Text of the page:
- Pack bags/ backpacks, making sure they have everything they need
- Commuting to work
- Greeting everyone upon arrival, chatting, getting ready to start
-and that’s the condensed version, without taking kids to school or anything else!
If you’re not lucky enough to live close to your office building, you’ll spend most of the time commuting, and those hours quickly add up. By skipping these steps, you save plenty of time for sleep or something more useful.
At the same time, working from home saves you the money you’d spend on public transport, gas, food, appropriate business attire, etc.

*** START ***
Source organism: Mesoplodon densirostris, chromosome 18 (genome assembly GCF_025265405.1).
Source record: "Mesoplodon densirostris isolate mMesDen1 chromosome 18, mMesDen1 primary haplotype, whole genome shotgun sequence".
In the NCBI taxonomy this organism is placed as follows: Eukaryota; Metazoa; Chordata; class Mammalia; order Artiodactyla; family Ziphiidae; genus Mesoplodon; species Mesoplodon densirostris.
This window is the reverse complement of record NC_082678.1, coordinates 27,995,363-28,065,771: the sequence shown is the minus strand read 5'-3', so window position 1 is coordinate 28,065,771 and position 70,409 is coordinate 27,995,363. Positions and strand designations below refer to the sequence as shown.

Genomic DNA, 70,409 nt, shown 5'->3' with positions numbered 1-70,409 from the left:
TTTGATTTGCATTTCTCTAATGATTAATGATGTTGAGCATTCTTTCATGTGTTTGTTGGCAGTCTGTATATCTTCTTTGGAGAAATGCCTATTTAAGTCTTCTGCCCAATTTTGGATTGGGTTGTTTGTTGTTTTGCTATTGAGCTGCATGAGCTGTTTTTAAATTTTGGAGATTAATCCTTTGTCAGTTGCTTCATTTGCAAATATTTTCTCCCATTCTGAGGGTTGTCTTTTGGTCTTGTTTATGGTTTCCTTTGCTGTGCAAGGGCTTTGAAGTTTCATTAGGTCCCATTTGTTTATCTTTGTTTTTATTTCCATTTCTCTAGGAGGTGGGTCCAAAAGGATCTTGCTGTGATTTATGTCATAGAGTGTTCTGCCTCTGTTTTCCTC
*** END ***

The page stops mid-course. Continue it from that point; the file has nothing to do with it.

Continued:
#6 Taking care of your health gets easier
While we’re mentioning food — if you don’t have a good canteen at work, the chances are you’re ordering takeaway a bit too much. Sometimes you just don’t want to drag Tupperwares filled with home-cooked meals to work.
At home, you can fix something tasty and healthy up in no time, and save the rest for later.
In addition to keeping healthier eating habits, it’s far easier to take a break and stretch, do your yoga routine, go for a brief jog, or even complete a killer HIIT workout. A quick shower, and you’re back at work!
Sitting in front of the computer all day, stiff and hunched over your work, will leave you with a bad back, bad posture, painful joints, and contribute to (unhealthy) weight gain. This is a problem many people tied to their workplace face, and it’s difficult to keep up if you spend eight hours at work and at least one additional hour commuting.
#7 Increasing income by taking in side projects